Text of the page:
From the studies carried out, it’s only in the most extreme cases where patients were older than 70 that they didn’t recover.

Side effects of the drug could however, could lead to kidney problems.

According to scientists in a Science Translational Medicine article, one drug few people are talking about but has potential and could be more effective than Remdesivir is EIDD-2801 which introduces genetic mutations into the virus’s RNA.

All the damages mutations makes the virus unable to infect cells.

In the end though, not one of the many drugs being tested has passed clinical trials and approved by any recognised agency to treat Coronavirus.

But that hasn’t stopped countries and healthcare providers from buying and stockpiling the drugs, at least the ones that are commercially available.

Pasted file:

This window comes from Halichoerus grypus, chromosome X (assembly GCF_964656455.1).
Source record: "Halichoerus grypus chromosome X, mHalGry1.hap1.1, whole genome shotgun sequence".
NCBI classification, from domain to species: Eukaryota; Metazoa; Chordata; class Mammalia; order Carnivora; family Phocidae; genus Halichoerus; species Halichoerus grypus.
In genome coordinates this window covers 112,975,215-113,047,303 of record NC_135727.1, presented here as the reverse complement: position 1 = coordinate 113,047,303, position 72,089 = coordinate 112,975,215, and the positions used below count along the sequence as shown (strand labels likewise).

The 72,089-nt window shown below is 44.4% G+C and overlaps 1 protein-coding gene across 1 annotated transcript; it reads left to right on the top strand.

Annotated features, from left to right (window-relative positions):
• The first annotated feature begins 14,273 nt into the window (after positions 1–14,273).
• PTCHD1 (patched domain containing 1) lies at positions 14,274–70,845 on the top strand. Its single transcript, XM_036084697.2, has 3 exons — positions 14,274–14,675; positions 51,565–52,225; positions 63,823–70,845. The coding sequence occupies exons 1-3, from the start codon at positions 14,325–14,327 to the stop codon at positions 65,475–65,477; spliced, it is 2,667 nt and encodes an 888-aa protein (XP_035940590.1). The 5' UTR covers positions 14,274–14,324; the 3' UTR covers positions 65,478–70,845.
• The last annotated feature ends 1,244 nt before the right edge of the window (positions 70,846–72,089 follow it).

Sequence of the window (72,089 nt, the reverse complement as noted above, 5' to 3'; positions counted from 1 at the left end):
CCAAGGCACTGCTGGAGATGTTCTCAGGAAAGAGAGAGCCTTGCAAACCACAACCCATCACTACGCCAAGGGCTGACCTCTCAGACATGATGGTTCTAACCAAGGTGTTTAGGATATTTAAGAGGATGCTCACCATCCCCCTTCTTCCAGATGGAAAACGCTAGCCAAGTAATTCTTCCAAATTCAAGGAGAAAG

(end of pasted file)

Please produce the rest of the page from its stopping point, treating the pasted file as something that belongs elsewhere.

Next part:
In fact, not everyone is interested in buying drugs with the potential to treat COVID-19.

Federal and state governments in Nigeria have shown no inclination to do so and have given drug makers no incentives to produce any of these drugs, even ones that are easily produced in the country.

You can basically walk into any hospital in Nigeria, any pharmacy in any of the 36 states, even the most remote village, and chances are, you can readily buy chloroquine.

That is, unless stores and pharmacies have run out.

All around the world, governments and hospitals are stockpiling the drug.

More than 30 million doses have been donated to the US national stockpile, Israel has taken delivery of some 2.4 million doses and India has placed a ban on its export.

Yet, there is no definitive proof that it actually works.

Chinese doctors in Wuhan, China who have battled the virus longest, say there is no clear evidence it works.